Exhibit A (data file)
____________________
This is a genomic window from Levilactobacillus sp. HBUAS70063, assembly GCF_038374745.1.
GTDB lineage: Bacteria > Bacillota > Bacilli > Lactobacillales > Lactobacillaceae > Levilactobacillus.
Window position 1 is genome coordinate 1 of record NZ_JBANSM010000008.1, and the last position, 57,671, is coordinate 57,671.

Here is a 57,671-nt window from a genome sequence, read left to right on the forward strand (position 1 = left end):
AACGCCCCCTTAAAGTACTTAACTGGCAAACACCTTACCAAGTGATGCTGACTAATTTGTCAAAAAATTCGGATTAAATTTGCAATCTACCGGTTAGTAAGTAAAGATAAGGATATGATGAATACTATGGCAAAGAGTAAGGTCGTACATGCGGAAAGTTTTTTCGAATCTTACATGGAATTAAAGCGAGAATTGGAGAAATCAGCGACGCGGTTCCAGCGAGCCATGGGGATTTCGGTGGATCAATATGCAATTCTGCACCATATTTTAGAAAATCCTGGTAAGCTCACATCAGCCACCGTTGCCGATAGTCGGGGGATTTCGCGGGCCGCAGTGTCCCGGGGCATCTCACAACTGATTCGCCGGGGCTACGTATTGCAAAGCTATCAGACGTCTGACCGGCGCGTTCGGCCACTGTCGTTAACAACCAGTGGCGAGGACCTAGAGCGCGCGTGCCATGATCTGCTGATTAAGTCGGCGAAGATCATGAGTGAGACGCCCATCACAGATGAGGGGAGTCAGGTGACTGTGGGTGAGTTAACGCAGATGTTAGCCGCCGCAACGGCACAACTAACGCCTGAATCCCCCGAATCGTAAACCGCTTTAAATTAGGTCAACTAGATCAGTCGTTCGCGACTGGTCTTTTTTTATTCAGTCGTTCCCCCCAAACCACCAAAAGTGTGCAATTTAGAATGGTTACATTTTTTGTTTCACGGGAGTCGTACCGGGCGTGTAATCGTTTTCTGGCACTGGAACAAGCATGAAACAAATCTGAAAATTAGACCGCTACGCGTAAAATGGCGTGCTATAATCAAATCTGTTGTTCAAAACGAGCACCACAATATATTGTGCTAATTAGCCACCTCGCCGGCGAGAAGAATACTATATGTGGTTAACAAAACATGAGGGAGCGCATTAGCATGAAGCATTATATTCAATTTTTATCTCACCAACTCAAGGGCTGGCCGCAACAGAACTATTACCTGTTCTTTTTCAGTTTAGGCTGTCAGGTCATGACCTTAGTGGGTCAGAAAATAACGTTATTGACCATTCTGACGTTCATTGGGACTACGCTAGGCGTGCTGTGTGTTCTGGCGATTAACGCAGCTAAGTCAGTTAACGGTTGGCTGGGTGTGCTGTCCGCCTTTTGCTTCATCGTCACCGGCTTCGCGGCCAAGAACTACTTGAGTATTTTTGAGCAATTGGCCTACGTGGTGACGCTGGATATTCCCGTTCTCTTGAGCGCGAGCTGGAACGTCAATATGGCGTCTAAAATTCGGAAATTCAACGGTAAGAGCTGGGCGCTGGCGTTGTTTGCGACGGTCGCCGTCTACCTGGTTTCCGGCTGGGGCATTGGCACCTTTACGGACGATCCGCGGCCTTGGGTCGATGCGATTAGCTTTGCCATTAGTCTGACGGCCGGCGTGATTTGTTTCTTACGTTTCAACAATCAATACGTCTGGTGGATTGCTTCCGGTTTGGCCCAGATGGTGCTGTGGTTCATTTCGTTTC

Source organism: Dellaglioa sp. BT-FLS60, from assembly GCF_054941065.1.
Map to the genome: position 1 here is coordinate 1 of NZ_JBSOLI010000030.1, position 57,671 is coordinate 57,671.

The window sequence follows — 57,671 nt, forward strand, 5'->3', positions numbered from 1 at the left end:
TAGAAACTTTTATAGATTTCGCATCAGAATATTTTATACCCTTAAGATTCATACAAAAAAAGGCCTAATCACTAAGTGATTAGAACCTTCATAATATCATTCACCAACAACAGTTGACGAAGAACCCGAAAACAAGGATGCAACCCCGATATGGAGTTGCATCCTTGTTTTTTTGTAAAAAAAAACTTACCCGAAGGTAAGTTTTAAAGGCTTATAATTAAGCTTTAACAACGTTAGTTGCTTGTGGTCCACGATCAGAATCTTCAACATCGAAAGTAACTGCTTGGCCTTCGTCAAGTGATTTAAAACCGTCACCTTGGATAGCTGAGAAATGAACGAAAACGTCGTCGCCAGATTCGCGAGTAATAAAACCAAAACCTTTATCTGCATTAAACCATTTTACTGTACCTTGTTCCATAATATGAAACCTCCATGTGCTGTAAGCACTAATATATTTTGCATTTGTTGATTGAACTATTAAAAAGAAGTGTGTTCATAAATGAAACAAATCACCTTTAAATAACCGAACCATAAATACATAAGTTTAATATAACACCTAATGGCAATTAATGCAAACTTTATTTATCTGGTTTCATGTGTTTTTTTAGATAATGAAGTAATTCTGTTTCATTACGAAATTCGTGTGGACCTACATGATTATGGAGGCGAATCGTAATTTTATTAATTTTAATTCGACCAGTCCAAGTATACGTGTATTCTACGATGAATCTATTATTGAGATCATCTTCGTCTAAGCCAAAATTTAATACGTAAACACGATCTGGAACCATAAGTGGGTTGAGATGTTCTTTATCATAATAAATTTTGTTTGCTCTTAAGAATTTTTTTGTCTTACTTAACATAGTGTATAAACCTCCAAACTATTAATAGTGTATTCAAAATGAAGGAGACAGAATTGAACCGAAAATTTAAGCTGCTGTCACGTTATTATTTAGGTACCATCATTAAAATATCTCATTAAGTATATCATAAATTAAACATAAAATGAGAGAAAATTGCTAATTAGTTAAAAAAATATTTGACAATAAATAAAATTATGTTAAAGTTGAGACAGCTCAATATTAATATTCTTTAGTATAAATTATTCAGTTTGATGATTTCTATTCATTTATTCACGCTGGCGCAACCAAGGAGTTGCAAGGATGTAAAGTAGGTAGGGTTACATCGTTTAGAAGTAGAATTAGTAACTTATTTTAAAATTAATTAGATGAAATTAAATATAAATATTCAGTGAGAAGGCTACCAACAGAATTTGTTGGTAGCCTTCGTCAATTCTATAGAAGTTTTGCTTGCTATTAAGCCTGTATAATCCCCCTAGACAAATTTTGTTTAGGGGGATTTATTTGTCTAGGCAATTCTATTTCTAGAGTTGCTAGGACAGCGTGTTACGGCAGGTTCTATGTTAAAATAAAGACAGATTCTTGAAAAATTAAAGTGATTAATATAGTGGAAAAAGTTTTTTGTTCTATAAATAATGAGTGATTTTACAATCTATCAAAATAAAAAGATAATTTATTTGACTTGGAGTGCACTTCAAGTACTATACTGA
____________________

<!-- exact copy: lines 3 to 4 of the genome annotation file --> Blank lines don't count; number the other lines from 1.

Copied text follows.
Window position 1 is genome coordinate 1 of record NZ_JBANSM010000008.1, and the last position, 57,671, is coordinate 57,671.

Here is a 57,671-nt window from a genome sequence, read left to right on the forward strand (position 1 = left end):